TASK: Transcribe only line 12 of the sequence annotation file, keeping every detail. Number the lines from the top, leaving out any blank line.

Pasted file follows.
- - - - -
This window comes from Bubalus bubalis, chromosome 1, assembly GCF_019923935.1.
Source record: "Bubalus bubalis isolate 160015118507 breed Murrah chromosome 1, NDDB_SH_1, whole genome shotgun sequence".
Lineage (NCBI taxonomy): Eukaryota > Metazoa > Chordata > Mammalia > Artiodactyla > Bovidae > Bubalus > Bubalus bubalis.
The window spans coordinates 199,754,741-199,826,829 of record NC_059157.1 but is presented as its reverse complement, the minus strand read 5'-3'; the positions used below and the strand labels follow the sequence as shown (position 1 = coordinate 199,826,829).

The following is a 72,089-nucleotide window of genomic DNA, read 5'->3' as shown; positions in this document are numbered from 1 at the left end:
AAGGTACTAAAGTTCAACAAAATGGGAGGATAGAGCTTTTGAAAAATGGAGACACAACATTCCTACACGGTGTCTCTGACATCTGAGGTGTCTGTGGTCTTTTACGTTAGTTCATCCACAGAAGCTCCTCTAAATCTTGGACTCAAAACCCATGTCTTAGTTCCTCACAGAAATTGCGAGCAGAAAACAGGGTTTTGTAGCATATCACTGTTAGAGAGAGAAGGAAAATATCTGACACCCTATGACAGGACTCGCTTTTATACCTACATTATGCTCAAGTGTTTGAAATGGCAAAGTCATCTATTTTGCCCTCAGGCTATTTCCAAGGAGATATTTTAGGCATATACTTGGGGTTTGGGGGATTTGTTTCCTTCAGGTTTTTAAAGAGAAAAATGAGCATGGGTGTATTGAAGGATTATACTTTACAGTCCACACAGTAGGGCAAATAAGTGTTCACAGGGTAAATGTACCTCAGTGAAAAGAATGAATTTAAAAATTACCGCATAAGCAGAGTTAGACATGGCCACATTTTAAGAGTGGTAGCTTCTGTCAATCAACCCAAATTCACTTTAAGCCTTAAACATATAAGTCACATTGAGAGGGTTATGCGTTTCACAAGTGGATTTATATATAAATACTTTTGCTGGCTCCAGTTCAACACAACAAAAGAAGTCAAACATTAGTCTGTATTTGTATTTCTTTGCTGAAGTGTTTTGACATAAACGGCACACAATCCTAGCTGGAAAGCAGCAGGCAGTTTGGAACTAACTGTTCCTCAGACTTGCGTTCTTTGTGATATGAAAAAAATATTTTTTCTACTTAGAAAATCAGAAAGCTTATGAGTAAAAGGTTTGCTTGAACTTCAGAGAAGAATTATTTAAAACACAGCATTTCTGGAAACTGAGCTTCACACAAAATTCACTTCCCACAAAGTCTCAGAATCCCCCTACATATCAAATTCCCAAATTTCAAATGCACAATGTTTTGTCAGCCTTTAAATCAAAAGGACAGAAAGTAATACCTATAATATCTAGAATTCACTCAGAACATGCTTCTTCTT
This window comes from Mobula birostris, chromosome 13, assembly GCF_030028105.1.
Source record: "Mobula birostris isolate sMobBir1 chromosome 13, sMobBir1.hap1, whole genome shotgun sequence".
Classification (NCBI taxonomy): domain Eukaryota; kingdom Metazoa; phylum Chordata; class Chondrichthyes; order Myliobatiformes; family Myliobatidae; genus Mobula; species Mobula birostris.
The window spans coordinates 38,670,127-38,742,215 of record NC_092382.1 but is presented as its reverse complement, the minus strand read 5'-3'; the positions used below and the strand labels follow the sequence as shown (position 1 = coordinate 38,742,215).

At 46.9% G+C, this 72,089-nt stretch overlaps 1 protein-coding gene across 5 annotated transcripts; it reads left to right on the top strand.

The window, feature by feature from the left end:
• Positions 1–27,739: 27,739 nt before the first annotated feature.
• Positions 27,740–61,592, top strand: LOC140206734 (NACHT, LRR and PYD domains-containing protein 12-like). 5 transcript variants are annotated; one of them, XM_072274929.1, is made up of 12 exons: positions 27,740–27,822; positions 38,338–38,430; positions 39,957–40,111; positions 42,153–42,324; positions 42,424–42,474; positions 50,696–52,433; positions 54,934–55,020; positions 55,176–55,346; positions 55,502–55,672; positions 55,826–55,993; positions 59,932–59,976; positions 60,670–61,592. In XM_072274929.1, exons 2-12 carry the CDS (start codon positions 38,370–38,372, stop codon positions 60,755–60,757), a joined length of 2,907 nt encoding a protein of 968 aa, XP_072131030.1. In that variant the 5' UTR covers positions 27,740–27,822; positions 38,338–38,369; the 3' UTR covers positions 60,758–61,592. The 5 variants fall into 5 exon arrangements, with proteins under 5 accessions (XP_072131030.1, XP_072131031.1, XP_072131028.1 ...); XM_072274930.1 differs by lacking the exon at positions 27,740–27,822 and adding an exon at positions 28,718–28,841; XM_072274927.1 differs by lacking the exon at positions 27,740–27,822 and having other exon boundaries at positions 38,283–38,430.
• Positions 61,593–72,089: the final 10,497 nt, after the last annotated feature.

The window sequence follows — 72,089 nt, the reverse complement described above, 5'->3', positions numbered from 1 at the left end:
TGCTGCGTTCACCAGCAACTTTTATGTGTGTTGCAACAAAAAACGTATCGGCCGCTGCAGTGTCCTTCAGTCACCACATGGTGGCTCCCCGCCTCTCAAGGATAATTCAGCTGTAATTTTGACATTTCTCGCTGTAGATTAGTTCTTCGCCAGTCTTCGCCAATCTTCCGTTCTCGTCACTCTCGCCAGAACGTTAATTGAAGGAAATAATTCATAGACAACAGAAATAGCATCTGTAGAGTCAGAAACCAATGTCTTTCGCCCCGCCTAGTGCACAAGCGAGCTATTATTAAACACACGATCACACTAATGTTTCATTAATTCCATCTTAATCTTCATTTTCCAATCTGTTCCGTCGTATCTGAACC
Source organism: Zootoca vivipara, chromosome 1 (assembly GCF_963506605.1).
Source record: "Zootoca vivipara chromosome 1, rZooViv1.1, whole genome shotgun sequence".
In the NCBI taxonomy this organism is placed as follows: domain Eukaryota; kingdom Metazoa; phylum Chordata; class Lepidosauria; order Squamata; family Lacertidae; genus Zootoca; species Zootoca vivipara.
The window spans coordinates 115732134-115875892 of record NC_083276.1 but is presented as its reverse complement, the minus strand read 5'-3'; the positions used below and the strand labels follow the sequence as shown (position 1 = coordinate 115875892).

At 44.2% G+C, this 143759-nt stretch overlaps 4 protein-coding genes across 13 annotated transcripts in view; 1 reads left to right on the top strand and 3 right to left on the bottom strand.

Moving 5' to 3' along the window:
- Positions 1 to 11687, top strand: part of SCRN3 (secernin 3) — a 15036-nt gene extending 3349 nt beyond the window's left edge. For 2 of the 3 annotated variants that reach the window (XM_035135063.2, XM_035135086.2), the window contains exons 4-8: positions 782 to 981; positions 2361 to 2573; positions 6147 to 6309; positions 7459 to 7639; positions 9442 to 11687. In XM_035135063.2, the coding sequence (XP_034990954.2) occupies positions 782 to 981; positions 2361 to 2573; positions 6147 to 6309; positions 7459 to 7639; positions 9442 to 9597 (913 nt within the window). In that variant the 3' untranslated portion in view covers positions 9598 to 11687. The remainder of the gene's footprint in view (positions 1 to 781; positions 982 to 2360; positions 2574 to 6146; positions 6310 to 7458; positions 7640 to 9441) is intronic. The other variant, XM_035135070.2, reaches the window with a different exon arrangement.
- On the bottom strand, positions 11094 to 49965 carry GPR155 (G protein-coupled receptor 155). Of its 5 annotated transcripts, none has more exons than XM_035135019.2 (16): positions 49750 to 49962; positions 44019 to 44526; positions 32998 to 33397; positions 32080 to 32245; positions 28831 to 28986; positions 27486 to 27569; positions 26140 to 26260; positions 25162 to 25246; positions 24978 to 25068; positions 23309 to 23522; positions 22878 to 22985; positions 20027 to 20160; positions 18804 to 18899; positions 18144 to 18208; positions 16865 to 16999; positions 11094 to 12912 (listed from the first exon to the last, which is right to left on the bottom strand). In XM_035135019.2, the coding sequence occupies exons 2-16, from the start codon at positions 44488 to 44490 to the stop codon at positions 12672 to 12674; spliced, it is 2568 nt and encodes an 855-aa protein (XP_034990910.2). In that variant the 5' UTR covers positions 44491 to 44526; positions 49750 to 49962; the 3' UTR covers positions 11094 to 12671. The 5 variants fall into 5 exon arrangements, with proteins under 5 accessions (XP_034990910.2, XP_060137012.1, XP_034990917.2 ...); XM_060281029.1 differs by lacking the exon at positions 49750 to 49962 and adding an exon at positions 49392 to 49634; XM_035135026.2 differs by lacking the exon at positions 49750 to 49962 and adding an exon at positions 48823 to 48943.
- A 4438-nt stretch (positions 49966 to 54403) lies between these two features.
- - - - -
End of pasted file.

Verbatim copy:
The window, feature by feature from the left end: